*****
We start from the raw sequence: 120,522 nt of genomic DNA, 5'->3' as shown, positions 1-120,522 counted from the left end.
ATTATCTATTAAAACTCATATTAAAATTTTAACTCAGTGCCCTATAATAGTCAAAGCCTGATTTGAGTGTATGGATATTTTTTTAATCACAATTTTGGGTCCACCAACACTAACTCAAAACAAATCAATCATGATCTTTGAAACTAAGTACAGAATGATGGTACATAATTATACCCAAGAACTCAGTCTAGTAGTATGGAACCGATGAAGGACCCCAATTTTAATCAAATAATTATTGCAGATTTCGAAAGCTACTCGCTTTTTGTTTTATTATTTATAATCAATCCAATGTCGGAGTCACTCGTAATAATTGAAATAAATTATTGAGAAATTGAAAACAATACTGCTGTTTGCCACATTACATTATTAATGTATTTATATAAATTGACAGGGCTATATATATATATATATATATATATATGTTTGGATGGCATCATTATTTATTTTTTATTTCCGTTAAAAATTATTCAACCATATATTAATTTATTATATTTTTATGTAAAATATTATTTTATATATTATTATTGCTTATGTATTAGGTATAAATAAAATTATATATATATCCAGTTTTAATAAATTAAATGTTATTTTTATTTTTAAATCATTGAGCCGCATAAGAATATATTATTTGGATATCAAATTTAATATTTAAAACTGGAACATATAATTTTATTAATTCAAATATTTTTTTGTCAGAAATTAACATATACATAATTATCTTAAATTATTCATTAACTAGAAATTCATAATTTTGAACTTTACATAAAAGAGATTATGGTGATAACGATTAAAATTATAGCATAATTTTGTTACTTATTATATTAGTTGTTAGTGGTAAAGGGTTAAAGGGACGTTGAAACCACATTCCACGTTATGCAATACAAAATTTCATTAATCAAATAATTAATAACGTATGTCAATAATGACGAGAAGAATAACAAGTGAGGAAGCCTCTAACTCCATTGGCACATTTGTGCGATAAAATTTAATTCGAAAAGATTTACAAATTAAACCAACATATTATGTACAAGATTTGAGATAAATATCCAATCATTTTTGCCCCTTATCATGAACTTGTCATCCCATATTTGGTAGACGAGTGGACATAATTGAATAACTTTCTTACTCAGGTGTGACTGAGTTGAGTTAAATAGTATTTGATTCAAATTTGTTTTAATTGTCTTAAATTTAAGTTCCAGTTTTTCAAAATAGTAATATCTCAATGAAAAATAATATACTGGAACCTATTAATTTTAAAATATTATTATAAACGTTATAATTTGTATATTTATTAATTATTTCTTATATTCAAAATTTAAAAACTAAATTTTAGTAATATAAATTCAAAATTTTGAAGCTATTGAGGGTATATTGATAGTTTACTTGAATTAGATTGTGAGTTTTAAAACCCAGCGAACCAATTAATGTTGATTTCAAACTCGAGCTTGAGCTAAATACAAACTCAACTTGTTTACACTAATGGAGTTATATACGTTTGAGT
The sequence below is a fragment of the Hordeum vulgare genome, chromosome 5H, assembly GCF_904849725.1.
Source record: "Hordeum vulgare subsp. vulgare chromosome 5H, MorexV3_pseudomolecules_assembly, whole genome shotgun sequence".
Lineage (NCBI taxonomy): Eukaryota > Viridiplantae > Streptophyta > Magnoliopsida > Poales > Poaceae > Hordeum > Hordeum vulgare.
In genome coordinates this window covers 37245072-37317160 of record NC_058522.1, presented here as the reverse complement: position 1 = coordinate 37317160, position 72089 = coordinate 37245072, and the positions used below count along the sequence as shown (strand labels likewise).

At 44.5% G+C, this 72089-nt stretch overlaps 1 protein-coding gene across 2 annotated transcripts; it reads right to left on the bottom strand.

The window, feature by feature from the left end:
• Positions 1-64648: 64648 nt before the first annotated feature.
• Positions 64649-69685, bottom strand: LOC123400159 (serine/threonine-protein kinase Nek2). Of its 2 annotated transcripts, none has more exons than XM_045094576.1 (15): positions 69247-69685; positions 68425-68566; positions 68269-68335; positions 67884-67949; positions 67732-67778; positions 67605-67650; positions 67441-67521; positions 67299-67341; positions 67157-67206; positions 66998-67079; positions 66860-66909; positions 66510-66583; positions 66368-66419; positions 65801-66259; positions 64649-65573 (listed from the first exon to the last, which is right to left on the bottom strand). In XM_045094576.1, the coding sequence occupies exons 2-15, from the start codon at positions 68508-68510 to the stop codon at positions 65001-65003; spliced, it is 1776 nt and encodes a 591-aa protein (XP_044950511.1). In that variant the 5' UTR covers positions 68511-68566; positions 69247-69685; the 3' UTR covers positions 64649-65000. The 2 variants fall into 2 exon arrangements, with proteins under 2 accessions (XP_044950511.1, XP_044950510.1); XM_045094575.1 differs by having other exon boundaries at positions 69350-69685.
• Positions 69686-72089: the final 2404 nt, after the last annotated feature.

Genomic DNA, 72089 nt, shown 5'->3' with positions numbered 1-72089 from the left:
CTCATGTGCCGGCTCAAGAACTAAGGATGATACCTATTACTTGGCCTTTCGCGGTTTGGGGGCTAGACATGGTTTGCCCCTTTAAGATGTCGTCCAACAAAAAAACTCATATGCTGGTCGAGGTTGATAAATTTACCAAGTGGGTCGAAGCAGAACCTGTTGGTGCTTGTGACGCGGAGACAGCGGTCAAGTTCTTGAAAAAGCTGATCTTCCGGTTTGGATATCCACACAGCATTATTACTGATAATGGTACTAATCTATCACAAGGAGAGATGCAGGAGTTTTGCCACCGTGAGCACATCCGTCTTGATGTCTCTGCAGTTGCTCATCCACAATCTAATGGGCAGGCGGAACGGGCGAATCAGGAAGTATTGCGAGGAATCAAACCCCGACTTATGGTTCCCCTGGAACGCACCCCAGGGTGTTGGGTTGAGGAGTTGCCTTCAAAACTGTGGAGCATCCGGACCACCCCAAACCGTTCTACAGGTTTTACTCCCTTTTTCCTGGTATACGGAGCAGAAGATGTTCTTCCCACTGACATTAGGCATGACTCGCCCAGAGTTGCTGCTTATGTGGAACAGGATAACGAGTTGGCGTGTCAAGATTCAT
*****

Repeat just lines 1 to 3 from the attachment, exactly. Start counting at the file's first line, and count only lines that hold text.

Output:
We start from the raw sequence: 120,522 nt of genomic DNA, 5'->3' as shown, positions 1-120,522 counted from the left end.
ATTATCTATTAAAACTCATATTAAAATTTTAACTCAGTGCCCTATAATAGTCAAAGCCTGATTTGAGTGTATGGATATTTTTTTAATCACAATTTTGGGTCCACCAACACTAACTCAAAACAAATCAATCATGATCTTTGAAACTAAGTACAGAATGATGGTACATAATTATACCCAAGAACTCAGTCTAGTAGTATGGAACCGATGAAGGACCCCAATTTTAATCAAATAATTATTGCAGATTTCGAAAGCTACTCGCTTTTTGTTTTATTATTTATAATCAATCCAATGTCGGAGTCACTCGTAATAATTGAAATAAATTATTGAGAAATTGAAAACAATACTGCTGTTTGCCACATTACATTATTAATGTATTTATATAAATTGACAGGGCTATATATATATATATATATATATATATGTTTGGATGGCATCATTATTTATTTTTTATTTCCGTTAAAAATTATTCAACCATATATTAATTTATTATATTTTTATGTAAAATATTATTTTATATATTATTATTGCTTATGTATTAGGTATAAATAAAATTATATATATATCCAGTTTTAATAAATTAAATGTTATTTTTATTTTTAAATCATTGAGCCGCATAAGAATATATTATTTGGATATCAAATTTAATATTTAAAACTGGAACATATAATTTTATTAATTCAAATATTTTTTTGTCAGAAATTAACATATACATAATTATCTTAAATTATTCATTAACTAGAAATTCATAATTTTGAACTTTACATAAAAGAGATTATGGTGATAACGATTAAAATTATAGCATAATTTTGTTACTTATTATATTAGTTGTTAGTGGTAAAGGGTTAAAGGGACGTTGAAACCACATTCCACGTTATGCAATACAAAATTTCATTAATCAAATAATTAATAACGTATGTCAATAATGACGAGAAGAATAACAAGTGAGGAAGCCTCTAACTCCATTGGCACATTTGTGCGATAAAATTTAATTCGAAAAGATTTACAAATTAAACCAACATATTATGTACAAGATTTGAGATAAATATCCAATCATTTTTGCCCCTTATCATGAACTTGTCATCCCATATTTGGTAGACGAGTGGACATAATTGAATAACTTTCTTACTCAGGTGTGACTGAGTTGAGTTAAATAGTATTTGATTCAAATTTGTTTTAATTGTCTTAAATTTAAGTTCCAGTTTTTCAAAATAGTAATATCTCAATGAAAAATAATATACTGGAACCTATTAATTTTAAAATATTATTATAAACGTTATAATTTGTATATTTATTAATTATTTCTTATATTCAAAATTTAAAAACTAAATTTTAGTAATATAAATTCAAAATTTTGAAGCTATTGAGGGTATATTGATAGTTTACTTGAATTAGATTGTGAGTTTTAAAACCCAGCGAACCAATTAATGTTGATTTCAAACTCGAGCTTGAGCTAAATACAAACTCAACTTGTTTACACTAATGGAGTTATATACGTTTGAGT
The sequence below is a fragment of the Hordeum vulgare genome, chromosome 5H, assembly GCF_904849725.1.